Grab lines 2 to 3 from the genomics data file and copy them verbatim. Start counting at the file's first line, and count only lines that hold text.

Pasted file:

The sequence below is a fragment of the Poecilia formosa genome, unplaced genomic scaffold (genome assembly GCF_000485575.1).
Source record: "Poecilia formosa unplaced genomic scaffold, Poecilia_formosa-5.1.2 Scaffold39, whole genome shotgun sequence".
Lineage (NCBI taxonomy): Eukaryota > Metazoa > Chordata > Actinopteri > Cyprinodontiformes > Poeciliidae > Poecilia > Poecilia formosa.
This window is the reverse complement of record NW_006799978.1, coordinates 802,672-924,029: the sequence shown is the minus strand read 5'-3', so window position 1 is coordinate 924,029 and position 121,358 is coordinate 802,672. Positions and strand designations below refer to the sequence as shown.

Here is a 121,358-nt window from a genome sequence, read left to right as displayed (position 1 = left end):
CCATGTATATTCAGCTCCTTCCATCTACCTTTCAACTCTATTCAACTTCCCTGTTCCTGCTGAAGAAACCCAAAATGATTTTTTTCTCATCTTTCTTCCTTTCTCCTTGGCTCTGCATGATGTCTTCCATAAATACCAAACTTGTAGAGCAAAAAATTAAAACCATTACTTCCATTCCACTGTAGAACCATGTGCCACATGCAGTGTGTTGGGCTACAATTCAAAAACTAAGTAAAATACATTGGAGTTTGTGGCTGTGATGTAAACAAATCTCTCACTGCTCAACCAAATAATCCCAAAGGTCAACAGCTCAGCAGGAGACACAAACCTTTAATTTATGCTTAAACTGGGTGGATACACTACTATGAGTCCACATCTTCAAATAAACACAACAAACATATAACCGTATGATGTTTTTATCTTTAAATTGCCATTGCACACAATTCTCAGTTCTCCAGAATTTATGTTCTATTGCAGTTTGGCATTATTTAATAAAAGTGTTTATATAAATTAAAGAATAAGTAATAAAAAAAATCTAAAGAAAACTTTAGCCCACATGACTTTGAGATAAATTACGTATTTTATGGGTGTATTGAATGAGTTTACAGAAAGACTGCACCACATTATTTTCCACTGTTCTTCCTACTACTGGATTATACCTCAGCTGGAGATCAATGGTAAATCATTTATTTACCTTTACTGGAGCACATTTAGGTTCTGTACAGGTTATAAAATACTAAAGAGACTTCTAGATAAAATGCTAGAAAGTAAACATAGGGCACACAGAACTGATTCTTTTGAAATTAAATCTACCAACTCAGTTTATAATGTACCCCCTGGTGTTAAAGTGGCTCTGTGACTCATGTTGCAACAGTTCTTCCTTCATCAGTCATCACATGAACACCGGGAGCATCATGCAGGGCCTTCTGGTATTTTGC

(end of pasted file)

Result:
Source record: "Poecilia formosa unplaced genomic scaffold, Poecilia_formosa-5.1.2 Scaffold39, whole genome shotgun sequence".
Lineage (NCBI taxonomy): Eukaryota > Metazoa > Chordata > Actinopteri > Cyprinodontiformes > Poeciliidae > Poecilia > Poecilia formosa.